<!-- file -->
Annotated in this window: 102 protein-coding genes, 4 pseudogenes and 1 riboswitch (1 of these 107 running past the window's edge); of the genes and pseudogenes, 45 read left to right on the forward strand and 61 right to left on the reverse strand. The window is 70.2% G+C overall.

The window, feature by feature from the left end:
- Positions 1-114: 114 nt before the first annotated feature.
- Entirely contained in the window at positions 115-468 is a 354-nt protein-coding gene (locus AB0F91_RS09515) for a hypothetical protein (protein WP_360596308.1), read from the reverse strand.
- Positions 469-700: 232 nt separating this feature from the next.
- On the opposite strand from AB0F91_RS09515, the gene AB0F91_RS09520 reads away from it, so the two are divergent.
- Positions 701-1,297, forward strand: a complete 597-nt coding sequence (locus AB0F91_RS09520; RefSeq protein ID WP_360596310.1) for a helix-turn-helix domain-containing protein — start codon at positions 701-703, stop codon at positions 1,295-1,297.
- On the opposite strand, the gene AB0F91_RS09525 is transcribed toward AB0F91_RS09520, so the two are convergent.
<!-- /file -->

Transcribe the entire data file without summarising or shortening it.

Annotated in this window: 102 protein-coding genes, 4 pseudogenes and 1 riboswitch (1 of these 107 running past the window's edge); of the genes and pseudogenes, 45 read left to right on the forward strand and 61 right to left on the reverse strand. The window is 70.2% G+C overall.

The window, feature by feature from the left end:
- Positions 1-114: 114 nt before the first annotated feature.
- Entirely contained in the window at positions 115-468 is a 354-nt protein-coding gene (locus AB0F91_RS09515) for a hypothetical protein (protein WP_360596308.1), read from the reverse strand.
- Positions 469-700: 232 nt separating this feature from the next.
- On the opposite strand from AB0F91_RS09515, the gene AB0F91_RS09520 reads away from it, so the two are divergent.
- Positions 701-1,297, forward strand: a complete 597-nt coding sequence (locus AB0F91_RS09520; RefSeq protein ID WP_360596310.1) for a helix-turn-helix domain-containing protein — start codon at positions 701-703, stop codon at positions 1,295-1,297.
- On the opposite strand, the gene AB0F91_RS09525 is transcribed toward AB0F91_RS09520, so the two are convergent.